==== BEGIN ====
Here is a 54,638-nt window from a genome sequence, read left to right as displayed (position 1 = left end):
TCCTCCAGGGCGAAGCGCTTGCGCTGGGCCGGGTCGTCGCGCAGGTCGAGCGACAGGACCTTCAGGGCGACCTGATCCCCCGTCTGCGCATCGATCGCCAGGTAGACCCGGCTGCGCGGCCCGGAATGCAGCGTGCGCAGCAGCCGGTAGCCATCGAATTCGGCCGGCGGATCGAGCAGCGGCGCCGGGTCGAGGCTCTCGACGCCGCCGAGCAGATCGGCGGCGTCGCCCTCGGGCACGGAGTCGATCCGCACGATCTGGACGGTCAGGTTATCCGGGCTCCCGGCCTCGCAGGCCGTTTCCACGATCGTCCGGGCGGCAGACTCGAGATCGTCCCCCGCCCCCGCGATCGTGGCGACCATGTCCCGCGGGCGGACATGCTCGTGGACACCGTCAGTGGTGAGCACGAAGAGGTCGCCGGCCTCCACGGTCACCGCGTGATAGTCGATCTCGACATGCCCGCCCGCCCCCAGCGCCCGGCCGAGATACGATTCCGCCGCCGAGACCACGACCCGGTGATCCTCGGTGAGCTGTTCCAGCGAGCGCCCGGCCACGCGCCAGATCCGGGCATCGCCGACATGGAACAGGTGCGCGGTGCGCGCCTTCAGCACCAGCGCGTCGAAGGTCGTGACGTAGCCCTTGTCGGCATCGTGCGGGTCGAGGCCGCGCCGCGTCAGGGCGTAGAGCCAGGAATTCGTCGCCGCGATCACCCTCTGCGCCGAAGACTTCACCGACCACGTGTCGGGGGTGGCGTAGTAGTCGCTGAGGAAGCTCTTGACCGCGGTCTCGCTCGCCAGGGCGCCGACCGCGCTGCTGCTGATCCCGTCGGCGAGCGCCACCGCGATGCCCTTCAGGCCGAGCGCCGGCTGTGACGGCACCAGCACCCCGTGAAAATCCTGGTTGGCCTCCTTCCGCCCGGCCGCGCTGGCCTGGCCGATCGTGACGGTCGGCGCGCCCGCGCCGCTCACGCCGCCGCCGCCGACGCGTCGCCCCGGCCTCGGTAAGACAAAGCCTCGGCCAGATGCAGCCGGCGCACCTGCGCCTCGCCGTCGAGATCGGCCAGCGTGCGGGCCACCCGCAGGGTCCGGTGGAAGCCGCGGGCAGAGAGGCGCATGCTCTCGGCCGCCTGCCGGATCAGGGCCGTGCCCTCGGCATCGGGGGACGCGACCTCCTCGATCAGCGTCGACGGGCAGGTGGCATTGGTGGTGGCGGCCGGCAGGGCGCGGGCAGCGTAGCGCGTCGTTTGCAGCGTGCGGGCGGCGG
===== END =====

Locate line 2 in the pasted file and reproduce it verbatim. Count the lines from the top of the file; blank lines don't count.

TCCTCCAGGGCGAAGCGCTTGCGCTGGGCCGGGTCGTCGCGCAGGTCGAGCGACAGGACCTTCAGGGCGACCTGATCCCCCGTCTGCGCATCGATCGCCAGGTAGACCCGGCTGCGCGGCCCGGAATGCAGCGTGCGCAGCAGCCGGTAGCCATCGAATTCGGCCGGCGGATCGAGCAGCGGCGCCGGGTCGAGGCTCTCGACGCCGCCGAGCAGATCGGCGGCGTCGCCCTCGGGCACGGAGTCGATCCGCACGATCTGGACGGTCAGGTTATCCGGGCTCCCGGCCTCGCAGGCCGTTTCCACGATCGTCCGGGCGGCAGACTCGAGATCGTCCCCCGCCCCCGCGATCGTGGCGACCATGTCCCGCGGGCGGACATGCTCGTGGACACCGTCAGTGGTGAGCACGAAGAGGTCGCCGGCCTCCACGGTCACCGCGTGATAGTCGATCTCGACATGCCCGCCCGCCCCCAGCGCCCGGCCGAGATACGATTCCGCCGCCGAGACCACGACCCGGTGATCCTCGGTGAGCTGTTCCAGCGAGCGCCCGGCCACGCGCCAGATCCGGGCATCGCCGACATGGAACAGGTGCGCGGTGCGCGCCTTCAGCACCAGCGCGTCGAAGGTCGTGACGTAGCCCTTGTCGGCATCGTGCGGGTCGAGGCCGCGCCGCGTCAGGGCGTAGAGCCAGGAATTCGTCGCCGCGATCACCCTCTGCGCCGAAGACTTCACCGACCACGTGTCGGGGGTGGCGTAGTAGTCGCTGAGGAAGCTCTTGACCGCGGTCTCGCTCGCCAGGGCGCCGACCGCGCTGCTGCTGATCCCGTCGGCGAGCGCCACCGCGATGCCCTTCAGGCCGAGCGCCGGCTGTGACGGCACCAGCACCCCGTGAAAATCCTGGTTGGCCTCCTTCCGCCCGGCCGCGCTGGCCTGGCCGATCGTGACGGTCGGCGCGCCCGCGCCGCTCACGCCGCCGCCGCCGACGCGTCGCCCCGGCCTCGGTAAGACAAAGCCTCGGCCAGATGCAGCCGGCGCACCTGCGCCTCGCCGTCGAGATCGGCCAGCGTGCGGGCCACCCGCAGGGTCCGGTGGAAGCCGCGGGCAGAGAGGCGCATGCTCTCGGCCGCCTGCCGGATCAGGGCCGTGCCCTCGGCATCGGGGGACGCGACCTCCTCGATCAGCGTCGACGGGCAGGTGGCATTGGTGGTGGCGGCCGGCAGGGCGCGGGCAGCGTAGCGCGTCGTTTGCAGCGTGCGGGCGGCGG